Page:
During the eclectic period, homage was paid to short-lived trends that were based on former historical styles. This wave of sentiments sparked interior designs in Turkish, Persian, Indian, Chinese and Japanese style. All of these stylish trends put together gradually led to the internal disintegration of Biedermeier style. In addition, they resulted in the collapse of an established furniture art, shaped on the healthy centuries’ old craft traditions. The progressing industrialisation contributed to ousting craft workshops that constituted forges of talents and a place of collaboration for artists with craftsmen. Nevertheless, the industry contributed to the creation of a separate branch of furniture making—furniture manufactured in series and packed in boxes. This group of furniture constituted curved furniture.
In 1830, the German carpenter Michael Thonet (born in 1796 in Boppard on the Rhine, the son of a German tanner Franz Anton Thonet), wanted to avoid the costs associated with wood milling, he began experimenting with wood bending techniques. Initially, he immersed properly prepared strips of veneer in tubs of boiling glue, which after taking them out, he would bend and glue using presses in special moulds. Unfortunately, the bent glued elements obtained from this, due to insufficient properties of adhesive and wood, could not be formed into shapes that the creator expected from the future structural elements of furniture. After carefully observing the behaviour of wood fibres, Thonet perfected his technology and became the first producer in the world of curved wooden elements. In 1841, Thonet demonstrated for the first time his own-designed and manufactured furniture made of curved wood at an exhibition organised by Koblenz Art Association. There, he also met the Austrian Prince Metternich, who invited him to Vienna, where in 1849 he began mass production of furniture using the technique of bending wooden rods. For the production of furniture, Thonet used mainly beech wood, which in industrial conditions was easily subject to this technology. An advantage of this technology was also that it did not require from workers any special talents or skills. Thonet was ahead of his time and discovered a new market of affordable furniture produced in long series and intended for both the bourgeoisie and offices or cafes. Thonet’s factories mainly manufactured chairs (Fig. 1.48) (chair model no. 14 was manufactured in more than 45 million copies with a 40 year period), armchairs, beds and rocking chairs (Fig. 1.49), living room sets, dining room sets and bedroom sets.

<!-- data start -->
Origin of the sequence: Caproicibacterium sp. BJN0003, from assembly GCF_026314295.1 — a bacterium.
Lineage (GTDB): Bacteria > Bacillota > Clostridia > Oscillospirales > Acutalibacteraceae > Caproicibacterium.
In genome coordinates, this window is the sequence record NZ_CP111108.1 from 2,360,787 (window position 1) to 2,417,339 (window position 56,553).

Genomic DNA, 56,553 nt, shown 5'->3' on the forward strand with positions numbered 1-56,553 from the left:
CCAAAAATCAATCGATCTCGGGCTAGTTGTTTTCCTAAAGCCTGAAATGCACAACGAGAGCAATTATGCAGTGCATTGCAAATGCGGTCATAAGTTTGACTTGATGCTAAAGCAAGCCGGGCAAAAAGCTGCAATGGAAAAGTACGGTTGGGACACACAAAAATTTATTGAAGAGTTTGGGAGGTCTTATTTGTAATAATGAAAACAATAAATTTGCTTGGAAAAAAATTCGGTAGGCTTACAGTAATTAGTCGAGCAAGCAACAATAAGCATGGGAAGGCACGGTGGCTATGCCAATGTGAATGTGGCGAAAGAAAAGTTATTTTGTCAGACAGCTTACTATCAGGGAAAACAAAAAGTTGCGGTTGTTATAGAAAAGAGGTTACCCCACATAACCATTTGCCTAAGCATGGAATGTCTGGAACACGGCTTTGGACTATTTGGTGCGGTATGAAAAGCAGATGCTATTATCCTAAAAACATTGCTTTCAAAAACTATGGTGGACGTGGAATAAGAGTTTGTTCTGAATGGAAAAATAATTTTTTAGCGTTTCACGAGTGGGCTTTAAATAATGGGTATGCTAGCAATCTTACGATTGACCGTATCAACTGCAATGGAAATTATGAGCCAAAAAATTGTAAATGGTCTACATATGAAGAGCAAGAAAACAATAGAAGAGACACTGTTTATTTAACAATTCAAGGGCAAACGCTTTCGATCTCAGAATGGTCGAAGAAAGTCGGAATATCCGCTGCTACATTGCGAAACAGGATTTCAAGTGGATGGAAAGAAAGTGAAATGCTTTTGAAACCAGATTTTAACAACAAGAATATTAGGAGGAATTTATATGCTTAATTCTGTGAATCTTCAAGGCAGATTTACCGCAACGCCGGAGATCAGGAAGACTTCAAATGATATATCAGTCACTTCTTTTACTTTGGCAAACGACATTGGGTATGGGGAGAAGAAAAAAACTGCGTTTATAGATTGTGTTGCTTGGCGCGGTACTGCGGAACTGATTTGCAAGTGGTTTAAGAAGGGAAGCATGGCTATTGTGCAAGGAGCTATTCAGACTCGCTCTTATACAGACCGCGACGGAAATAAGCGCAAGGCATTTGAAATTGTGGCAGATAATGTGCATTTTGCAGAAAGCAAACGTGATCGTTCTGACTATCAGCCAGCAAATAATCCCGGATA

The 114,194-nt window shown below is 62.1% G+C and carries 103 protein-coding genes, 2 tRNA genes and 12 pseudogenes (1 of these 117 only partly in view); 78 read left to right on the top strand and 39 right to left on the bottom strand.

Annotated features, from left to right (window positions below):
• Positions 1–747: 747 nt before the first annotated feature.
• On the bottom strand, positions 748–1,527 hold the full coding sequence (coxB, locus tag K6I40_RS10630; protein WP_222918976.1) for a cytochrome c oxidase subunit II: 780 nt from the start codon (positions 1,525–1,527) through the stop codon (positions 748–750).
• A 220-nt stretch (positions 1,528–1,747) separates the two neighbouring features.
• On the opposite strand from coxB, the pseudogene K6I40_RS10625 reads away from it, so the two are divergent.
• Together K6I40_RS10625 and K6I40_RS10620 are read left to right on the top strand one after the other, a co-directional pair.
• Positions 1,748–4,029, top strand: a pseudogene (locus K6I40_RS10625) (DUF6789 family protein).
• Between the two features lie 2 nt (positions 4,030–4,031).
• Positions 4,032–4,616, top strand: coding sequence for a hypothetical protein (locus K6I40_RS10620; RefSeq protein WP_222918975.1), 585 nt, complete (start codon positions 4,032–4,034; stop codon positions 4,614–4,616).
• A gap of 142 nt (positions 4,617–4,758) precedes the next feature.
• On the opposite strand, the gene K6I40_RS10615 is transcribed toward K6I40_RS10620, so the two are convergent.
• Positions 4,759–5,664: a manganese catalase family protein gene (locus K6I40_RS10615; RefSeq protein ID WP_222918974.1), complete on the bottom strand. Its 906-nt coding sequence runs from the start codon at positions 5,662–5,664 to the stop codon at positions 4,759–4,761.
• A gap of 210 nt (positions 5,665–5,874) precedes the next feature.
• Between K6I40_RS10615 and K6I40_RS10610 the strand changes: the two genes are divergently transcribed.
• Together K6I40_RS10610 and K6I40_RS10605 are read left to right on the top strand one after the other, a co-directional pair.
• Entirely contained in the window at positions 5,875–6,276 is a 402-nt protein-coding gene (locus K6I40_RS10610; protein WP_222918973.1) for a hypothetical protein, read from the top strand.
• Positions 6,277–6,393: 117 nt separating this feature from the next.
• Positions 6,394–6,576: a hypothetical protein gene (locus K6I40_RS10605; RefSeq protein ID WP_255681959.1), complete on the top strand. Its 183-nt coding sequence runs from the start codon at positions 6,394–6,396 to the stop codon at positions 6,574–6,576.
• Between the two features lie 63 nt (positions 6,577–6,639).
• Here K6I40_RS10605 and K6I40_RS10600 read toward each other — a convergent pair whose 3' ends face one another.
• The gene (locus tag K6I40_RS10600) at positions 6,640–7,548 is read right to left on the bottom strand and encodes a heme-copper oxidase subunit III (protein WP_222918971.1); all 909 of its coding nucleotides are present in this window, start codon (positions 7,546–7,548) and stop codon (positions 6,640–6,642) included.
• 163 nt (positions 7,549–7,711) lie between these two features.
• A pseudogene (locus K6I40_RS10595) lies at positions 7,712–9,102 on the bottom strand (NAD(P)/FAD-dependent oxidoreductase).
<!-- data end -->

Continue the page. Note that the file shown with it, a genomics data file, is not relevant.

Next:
Fig. 1.48 Chair model 14, designed by Michael Thonet, 1859-1860
Fig. 1.49 Rocking chair, designed by Michael Thonet
The seats of the armchairs and chairs were carried out in three variants:
• from plywood, with a burnt out or pressed design, or with holes drilled in a decorative arrangement,
• weaved with Spanish reed,
• upholstered (leather or fabric).
The elements of furniture, especially skeletal furniture, were joined using mortise and tenon joints with a threaded stud and screws, which made it possible to disassemble the furniture for transport. Thonet’s furniture is lightweight and durable, which they owe to the elimination of certain joints from the skeletal structure, so that one element fulfils a few functions. Characteristic of them is the openwork lightness of structure and the effect of transparency, and their style remained independent of the art of past periods.
After 1929, Thonet’s factories begin mass production of curved furniture also made of steel tubes. Thonet’s furniture is lightweight, often with the possibility of disassembling for transport, and also quite durable. They were always labelled with stickers with the name: Thonet, Thonet Brothers—Vienna (from 1853) or Thonet— Mundus (from 1923). A significant part of the production of curved furniture has also been located in Poland: in Radomsko, Jasienica, Jaworze and Buczkowice.